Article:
to the Center

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None of these things is bad in itself.  We should belief the right things, act the right way, and have outer signs of our faith (faith without works is still dead).  But a church that is focused on the perimeter loses its focus on the center, which is Christ.

Rather than focus on the line between “us” and “them”, what would it look like if the church was focused instead of Jesus and Him Crucified?

A church focused on the Center will understand that we are all journeying toward Jesus – sinners and saints.  This journey then becomes a unifying thread between the found one and the lost one.  Both need to be moved in the same direction, just in different increments and ways.

A church focused on the Center will allow the lost to experience the community of the found, for there the lost experience Jesus.  This experience becomes a common experience between the lost and the found, a starting ground for conversation.

A church focused on the Center will view evangelism as discipleship, as it draws the lost toward Jesus and the found closer to Jesus.  They will see that discipleship begins before conversion, not just afterwards.

The Center focused church creates less distinction between the lost and the found, as it views both as travelers journeying in the same direction and moves to create commonality between the two.  When the lost and the found are together, the commonalities between them are readily apparent.

But the Center focused church will also create more distinction between the lost and the found, for the fruit of their lives will quickly display who is drawing close to Jesus and who is far from him.  When the lost and the found are together, the differences between them are readily apparent.

This is a church I want to be a part of – a church that takes seriously Jesus’ call to full discipleship of those found and those lost.

What do you think a center focused church might look like?


3 Foolproof Ways to Ostracize Guests

Assimilation of guests is a must for churches.  We have to think through our system of bringing people from a guest to a member.  The first part of that system is the first impression guests have of us.  Here are three ways that churches unknowingly ostracize guests when they are brave enough to drop by:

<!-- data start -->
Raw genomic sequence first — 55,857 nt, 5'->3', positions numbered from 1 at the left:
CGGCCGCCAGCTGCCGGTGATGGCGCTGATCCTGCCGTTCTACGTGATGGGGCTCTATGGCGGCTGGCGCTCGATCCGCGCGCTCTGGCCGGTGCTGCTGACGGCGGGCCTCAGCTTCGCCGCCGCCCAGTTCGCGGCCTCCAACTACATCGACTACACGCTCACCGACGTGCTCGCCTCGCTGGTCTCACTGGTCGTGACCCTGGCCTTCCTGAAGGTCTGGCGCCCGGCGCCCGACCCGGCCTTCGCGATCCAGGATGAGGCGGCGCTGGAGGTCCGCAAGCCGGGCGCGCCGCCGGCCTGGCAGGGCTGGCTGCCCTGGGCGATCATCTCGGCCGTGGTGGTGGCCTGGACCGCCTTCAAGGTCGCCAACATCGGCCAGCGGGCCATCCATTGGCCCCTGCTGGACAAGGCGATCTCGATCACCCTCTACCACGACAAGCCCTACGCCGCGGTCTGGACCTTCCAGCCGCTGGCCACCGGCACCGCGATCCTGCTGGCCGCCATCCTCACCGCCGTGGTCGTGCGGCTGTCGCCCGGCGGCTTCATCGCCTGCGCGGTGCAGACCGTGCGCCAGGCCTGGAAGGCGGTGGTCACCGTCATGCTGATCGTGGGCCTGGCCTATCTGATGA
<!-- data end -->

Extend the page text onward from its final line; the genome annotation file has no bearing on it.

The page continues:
1. Make a Public Spectacle

As a guest, I am really trying to fit in, to not rock the boat, to be a part of what is going on.  When the church does anything that makes it obvious that I am a guest and not a regular attendee, my charade of belonging is destroyed.  The greatest disaster is when the guest is asked to stand up in church and be identified, but even a simple act like giving them a guest badge has the effect of saying “you don’t really belong here.”

Churches have good intentions when they do this.  They think that having guests stand out will make regular attendees notice the guests and be nice to them or try to include them.  Or they have a great assimilation system and want to get people on the road to inclusion.  Or they really believe that the guest will feel more included if we recognize them publicly (we are honoring them, right?).

Nothing could be further from the truth.  I want to be treated like a guest, but not an outsider.  When I have a guest in my home, I don’t have to publicly announce them.  Everyone who is normally in my home naturally recognizes that they are a guests and treats them appropriately.  Churches can take the same path.  Engender a culture of community and people will naturally recognize guests and embrace them.

2. Use Tribal Language

As a guest, I am truly interested in what is going on.  I may even want to participate more fully in the life of the church.  But I have to know what is going on and how to get involved.  If your announcements use church-ese (terms that no one uses outside of church, like “Sunday School” or, for Baptists, “Potluck”), guests will be lost.  The church must communicate clearly, assuming that there are people listening who have no idea what is going on.

Likewise, if your announcements continually reference people in the church, guests will know they are not welcome.  After all, they don’t know any of these people who are known to everyone by first name.  How are they supposed to call Brother Mark to sign up for the fishing trip?  Where do I find Julie and her women’s small group?  The problem is the same with full names.  When I come for the first time, I don’t know anyone.  So using their name in announcements reminds me that I don’t belong.

3. Provide Inadequate Mapping

The first thing I used to do for guests at our church was to show them where the restrooms were.  It seems like a small thing, but in the middle of the sermon there is no one in the hallways to show a guest where to pee!  When our churches don’t show people where things are, we tell them not to come back.  It is like having a friend over to our home and not telling them where the bathroom or family room are.

Not all churches need or can afford signage.  But welcoming a guest is as simple as walking them through significant places they may need to visit in your church.  Show them where the restrooms are, where the information center is, and where corporate worship will occur.  If they have children or students, walk them through those ministry areas.  They will feel at home when they know where things are.

When is the last time you were a guest in a church?  What was your experience like?